This is not the column I originally wrote. Turns out, I cannot publish that column in good faith. I will tell you why. But first, I want to show you what I set out to say. It was about modern air travel experiences.
You see, I recently flew the friendly turbulence, where a traveler can kick back, sip a twenty-five dollar ginger ale, and hyperventilate in fear that the plane will make an emergency landing in some place like the Atlantic Ocean or Boise.
In fairness, there is no good reason for me to hyperventilate. I have absolutely zero control over the in-flight movie and other causes of emergency landings. And it’s not just me who is futile! Every single human effort to prevent airline-related fatalities has failed. Metal detectors, personal body scans, X-ray machines, sniffer dogs, randomized luggage searches, interrogation rooms, Chili’s restaurants, and pilot training: not one of them can keep that kid from kicking your seat so hard that the engine falls off.
But we try these techniques anyway. These are the prices of traveling across time zones more quickly than you can by hichhiking, not counting layovers and flight delays.
Speaking of flight delays, I wanted to write about how delays seem to be growing more common. I even did research, with actual numbers and stuff. We liberal arts majors agree that the spirit of statistics is more important than the jiggery-pokery “values” of actual numbers. So here are some of the spirited statistics I picked up in a bar conversation:
– In 1955, the average expected flight time from Los Angeles to New York was 3.5 hours, and 40% of flights arrived on time.
– By 1985, the average flight time was 5.5 hours, and 60% of flights were on time.
– In the modern era, the flight will be canceled 98% of the time due to weather, corporate merger, or non-applicable use of frequent flier miles.
By now, planes should be going faster AND landing at their intended destinations. Then again, for all that technology was supposed to improve in our lives, I am still waiting for a futuristic device that does _____.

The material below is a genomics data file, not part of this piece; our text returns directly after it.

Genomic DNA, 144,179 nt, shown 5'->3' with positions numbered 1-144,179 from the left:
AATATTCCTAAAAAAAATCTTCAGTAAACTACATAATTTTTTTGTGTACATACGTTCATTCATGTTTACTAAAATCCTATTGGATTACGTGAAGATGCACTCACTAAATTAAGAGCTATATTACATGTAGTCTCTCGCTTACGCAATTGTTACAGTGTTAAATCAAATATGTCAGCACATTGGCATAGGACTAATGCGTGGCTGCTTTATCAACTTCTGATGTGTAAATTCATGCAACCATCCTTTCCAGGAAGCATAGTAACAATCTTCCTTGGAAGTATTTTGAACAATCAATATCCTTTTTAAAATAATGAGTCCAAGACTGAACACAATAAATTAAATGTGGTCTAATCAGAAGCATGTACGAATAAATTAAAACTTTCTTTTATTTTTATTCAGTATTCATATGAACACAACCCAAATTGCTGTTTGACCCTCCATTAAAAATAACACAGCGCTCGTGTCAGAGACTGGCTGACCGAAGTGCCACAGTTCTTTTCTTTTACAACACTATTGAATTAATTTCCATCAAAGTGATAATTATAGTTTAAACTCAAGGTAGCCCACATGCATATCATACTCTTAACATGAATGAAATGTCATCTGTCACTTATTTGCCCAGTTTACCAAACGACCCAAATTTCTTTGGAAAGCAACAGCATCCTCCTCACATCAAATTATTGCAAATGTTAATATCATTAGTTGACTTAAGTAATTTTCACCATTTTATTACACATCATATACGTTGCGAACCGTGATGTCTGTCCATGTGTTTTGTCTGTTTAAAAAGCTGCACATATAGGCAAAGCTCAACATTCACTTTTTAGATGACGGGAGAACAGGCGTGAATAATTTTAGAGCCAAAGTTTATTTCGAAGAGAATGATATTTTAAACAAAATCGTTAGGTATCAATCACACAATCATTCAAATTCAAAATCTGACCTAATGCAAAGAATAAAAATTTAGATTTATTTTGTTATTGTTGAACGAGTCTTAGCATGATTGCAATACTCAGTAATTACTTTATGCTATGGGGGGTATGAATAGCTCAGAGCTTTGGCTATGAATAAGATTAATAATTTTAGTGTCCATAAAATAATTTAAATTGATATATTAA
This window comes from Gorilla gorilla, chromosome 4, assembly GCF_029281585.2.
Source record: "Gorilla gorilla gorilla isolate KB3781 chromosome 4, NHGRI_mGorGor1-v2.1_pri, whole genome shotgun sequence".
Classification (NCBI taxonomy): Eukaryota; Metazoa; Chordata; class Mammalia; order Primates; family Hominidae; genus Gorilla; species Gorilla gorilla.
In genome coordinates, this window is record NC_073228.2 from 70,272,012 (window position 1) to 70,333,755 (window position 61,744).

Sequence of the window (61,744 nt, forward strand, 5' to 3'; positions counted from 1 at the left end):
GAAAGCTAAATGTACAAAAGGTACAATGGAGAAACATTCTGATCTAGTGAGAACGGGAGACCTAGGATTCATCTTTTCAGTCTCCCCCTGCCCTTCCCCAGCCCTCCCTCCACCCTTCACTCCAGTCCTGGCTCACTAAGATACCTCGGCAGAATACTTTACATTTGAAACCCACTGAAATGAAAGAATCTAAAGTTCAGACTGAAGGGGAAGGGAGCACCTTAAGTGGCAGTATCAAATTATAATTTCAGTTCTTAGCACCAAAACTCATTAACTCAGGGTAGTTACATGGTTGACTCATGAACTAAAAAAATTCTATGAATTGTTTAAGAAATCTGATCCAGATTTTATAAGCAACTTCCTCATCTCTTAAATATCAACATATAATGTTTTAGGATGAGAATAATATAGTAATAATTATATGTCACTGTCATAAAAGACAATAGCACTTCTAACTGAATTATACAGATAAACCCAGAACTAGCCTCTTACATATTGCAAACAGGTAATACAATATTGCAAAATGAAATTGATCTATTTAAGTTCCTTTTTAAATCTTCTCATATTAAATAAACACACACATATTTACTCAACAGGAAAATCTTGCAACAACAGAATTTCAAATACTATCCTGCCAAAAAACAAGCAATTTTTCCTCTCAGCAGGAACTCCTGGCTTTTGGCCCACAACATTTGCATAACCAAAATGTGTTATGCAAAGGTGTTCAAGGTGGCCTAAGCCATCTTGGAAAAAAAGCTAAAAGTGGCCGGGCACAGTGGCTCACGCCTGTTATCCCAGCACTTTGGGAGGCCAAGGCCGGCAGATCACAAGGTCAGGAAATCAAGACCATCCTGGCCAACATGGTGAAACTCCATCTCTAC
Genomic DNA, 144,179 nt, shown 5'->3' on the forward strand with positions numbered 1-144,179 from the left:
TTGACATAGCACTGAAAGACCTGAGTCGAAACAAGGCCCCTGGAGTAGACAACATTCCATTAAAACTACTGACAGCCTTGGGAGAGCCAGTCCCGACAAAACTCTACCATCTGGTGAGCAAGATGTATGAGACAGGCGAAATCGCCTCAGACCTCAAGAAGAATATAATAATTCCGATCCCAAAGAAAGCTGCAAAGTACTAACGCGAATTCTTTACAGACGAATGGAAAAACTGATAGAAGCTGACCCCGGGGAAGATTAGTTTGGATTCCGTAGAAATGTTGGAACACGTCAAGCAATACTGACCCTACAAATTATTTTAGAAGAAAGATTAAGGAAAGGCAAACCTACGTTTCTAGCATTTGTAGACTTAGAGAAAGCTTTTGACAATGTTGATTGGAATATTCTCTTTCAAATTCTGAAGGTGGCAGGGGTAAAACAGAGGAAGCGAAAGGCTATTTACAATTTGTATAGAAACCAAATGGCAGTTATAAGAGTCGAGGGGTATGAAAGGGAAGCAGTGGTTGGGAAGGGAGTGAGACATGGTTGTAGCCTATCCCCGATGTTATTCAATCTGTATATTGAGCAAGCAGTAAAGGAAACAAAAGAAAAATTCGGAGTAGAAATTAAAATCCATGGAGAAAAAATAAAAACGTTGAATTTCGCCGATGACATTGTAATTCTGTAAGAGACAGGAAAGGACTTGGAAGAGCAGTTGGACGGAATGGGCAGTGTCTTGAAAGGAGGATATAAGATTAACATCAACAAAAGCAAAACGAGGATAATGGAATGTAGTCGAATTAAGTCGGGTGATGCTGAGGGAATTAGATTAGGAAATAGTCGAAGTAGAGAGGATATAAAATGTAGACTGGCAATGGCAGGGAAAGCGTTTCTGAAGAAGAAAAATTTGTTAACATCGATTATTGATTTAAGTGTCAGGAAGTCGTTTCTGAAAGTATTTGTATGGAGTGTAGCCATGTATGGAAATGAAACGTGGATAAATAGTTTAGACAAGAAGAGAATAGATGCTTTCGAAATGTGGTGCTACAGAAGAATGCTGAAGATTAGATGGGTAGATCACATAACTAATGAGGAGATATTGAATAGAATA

Do you see that blank space? I had to cancel funding for that piece of commentary because I lost the moral right to write my original column. Which is too bad—the whole thing was going to be a doozy. It was going to GET RID OF WAITING IN LINE.
You know the drill. You’re standing inside the velvet rope snake, waiting your turn to tell the counter agent that, yes, you packed your own luggage, even though your mother actually did it for you but she’s not a terrorist so it’s okay. Other passengers are nudging their elephantine luggage into your personal bubble as if they will spur you to advance more quickly. And you’re thinking that there must be a better way to spend your life.
It turns out that you are right. Danish researchers showed that the usual first-come, first-served method of waiting in line is the pits. We’d be better off acting like the children in Lord of the Flies or the Republican presidential field. But since I am not publishing that call to action, the airports will continue issuing passengers numb shells of oblivion and Cinnabon, so that by the time we board the flight, we will not notice that we do not, technically, fit inside the aircraft.
I had also written an open memo to my fellow airline passengers regarding seat assignments. Since I cannot now print the memo in full, I hope the memo subject line will suffice:
SUBJECT: Dear fellow airline passengers: If you take an aisle seat or a center seat on an aircraft, and the window seat with my name on it is not yet occupied, do not proceed to buckle your seat belt, unpack your luggage, and scarf your Cinnabon, because you will have to move when I arrive, and I do not appreciate your theatrical sighs.
So anyway, that’s what all I was going to write about in this column. But during my recent travels, my rants were proven fallacious on nearly every count. All four aircraft took off within thirty minutes of scheduled departure time. The lines moved as freely as if they had eaten Raisin Bran. And I avoided Boise entirely. Therefore, as an integrious journalist, I scrapped the column in its entirety, in hopes of speeding the return of my misplaced luggage.
This Fool’s Gold originally appeared in The KC Post.